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Glass mount antennas?

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#2
N467RX said:
Can anyone tell me how do the glass mount antennas transmit the signal thru the glass?
Well your question can be taken two different ways, 1) how does it and 2) how well does it do?
to answer your question:
1) By capacitive coupling (which is why you can't install it over tinted windows since most tint contains metal of some type)
2) I had good results, tuned up easily and worked real well.
 

N467RX

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#3
I meant #1, since I'm trying to see if I can do a cheap device just to transmit the signal between the two sides of my window (not willing to pay like $100 to get an antenna down here for 2 months)
 

N467RX

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My problem is that I'm not in the US right now, and I'm only going to be here until August, that's why I'm looking into other solutions.

They have pretty good stuff though, thanks for the link.
 

LEH

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#6
If it's just going to be temporary, Radio Shack sells a glass mount antenna for about $45 as well. And there is no waiting or cost for shipping.

Glass mounts aren't the best, but for close in signals or repeated signals, reception should be adequate. If there are simplex systems you want to monitor, they will be dicey.
 
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#9
Glass clips are ok if you don't have tinted windows. You could possibly scratch the tint and have to replace it. Other than that, it is a good temporary set-up.
 
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#10
N467RX said:
Can anyone tell me how do the glass mount antennas transmit the signal thru the glass?
Rather than start a new thread, I would like to take this discussion out a little farther.

Anybody know what is actually inside the coupling box of a glass mount antenna? Is there a tuned load or something in there that is band specific? Or is the whip and external loading coil the only band-specific parts of the entire system?

Could you change a glass-mount antenna's band by simply replacing the whip with a new one cut for a new band, or would the inner workings not match up with the whip? Like, if I am using an Antenna Specialists 800mhz glass mount, can I replace the whip with a UHF/VHF dual band whip and it work just fine on those new bands?

Inquiring minds want to know!
 
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Well trust me, it has been very tempting to break a few of those things apart just to figure it out for myself, lol! But I figured someone here must have already beat me to it, so no since in destroying a few $70 dollar antennas just to duplicate their efforts!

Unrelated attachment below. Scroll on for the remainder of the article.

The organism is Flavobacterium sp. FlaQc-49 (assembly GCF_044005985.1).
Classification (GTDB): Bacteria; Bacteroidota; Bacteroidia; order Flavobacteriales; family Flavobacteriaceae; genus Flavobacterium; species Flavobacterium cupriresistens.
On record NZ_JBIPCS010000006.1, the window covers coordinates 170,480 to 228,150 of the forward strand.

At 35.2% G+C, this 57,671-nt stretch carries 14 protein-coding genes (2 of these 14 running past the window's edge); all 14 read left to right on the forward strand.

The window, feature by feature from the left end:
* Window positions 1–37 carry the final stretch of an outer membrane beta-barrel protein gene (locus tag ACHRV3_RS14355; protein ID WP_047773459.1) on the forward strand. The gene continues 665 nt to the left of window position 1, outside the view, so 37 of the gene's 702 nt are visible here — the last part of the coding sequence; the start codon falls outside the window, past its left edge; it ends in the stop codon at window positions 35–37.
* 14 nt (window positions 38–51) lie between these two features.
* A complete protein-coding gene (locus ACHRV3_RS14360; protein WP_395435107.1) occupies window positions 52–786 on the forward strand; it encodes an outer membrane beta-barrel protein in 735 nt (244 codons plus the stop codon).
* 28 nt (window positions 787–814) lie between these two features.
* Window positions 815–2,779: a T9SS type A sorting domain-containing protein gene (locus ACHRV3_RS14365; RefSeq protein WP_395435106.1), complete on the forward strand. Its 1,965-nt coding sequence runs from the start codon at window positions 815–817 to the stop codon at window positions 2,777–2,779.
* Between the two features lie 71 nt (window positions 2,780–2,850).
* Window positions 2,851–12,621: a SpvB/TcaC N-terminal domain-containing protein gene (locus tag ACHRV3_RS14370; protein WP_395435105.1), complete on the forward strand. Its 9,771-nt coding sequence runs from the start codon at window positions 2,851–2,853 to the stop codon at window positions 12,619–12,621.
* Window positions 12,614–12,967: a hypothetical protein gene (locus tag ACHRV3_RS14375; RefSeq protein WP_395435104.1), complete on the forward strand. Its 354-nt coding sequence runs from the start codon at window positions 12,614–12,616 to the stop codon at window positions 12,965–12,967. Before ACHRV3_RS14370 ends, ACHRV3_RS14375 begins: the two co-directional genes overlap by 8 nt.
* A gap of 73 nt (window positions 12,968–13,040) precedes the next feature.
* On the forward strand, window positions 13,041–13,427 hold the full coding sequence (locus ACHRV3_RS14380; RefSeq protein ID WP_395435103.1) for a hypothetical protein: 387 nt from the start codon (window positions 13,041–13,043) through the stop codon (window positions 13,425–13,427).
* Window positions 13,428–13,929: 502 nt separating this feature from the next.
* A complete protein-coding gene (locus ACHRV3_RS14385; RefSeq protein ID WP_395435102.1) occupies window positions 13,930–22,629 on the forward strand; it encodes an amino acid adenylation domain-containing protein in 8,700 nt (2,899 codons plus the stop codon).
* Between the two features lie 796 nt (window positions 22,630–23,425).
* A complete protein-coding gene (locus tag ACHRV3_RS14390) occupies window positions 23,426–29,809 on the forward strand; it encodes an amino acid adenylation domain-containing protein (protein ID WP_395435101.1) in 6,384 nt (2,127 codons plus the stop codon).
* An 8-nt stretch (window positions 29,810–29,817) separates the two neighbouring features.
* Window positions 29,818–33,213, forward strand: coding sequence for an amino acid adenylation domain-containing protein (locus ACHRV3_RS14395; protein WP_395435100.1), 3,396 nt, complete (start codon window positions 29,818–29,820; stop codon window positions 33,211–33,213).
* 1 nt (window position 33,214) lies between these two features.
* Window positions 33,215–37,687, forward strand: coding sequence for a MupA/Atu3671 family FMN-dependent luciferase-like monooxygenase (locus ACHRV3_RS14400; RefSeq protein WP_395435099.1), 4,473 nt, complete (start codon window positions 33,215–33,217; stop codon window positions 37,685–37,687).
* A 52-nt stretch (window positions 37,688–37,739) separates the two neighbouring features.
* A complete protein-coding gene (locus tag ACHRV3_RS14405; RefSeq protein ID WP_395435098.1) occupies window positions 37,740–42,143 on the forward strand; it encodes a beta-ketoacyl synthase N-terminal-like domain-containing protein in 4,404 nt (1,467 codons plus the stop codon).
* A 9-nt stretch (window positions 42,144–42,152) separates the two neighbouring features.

Anyhow, I'd sure like to think that I could just interchange the whips for various bands!
 
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#14
Well, I'm a little embarrassed to admit that I am not really sure what that means. In fact, you could have just completely made all that up, and I wouldn't know it. :lol:

Did you mean FACTORY adjusted, or "factor adjusted"?

Are you saying that the coupler is tuneable to determine frequency range or mid-frequency? Or are you saying it is factory tuned and not tuneable by the user? Is the same one in every antenna, or is it a different one in each antenna depending upon the band?

And what band antenna did you break open? Just one or several?

Thanks for the input!
 

fmon

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#15
The internal disc is fixed to tune to attached whip. I cut a RS through glass whip to 3 1/4 inch which improves a little on 800 MHz but is deficient on VHF & UHF.
 
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af5rn said:
Are you saying that the coupler is tuneable to determine frequency range or mid-frequency? Or are you saying it is factory tuned and not tuneable by the user? Is the same one in every antenna, or is it a different one in each antenna depending upon the band?
The frequency range is determine by the whip, not the coupler. The coupler merely provides a match to the 50 ohm cable feeding the antenna. I've seen some that are adjustable, which just allows the installer to match for best vswr. Tuning for frequency would occur outside at the whip. If you try to go to a different band, it's likely that the coupler portion would not be adequate to provide a 50 ohm match and, depending on what they're doing, could add quite a bit of attenuation.
 
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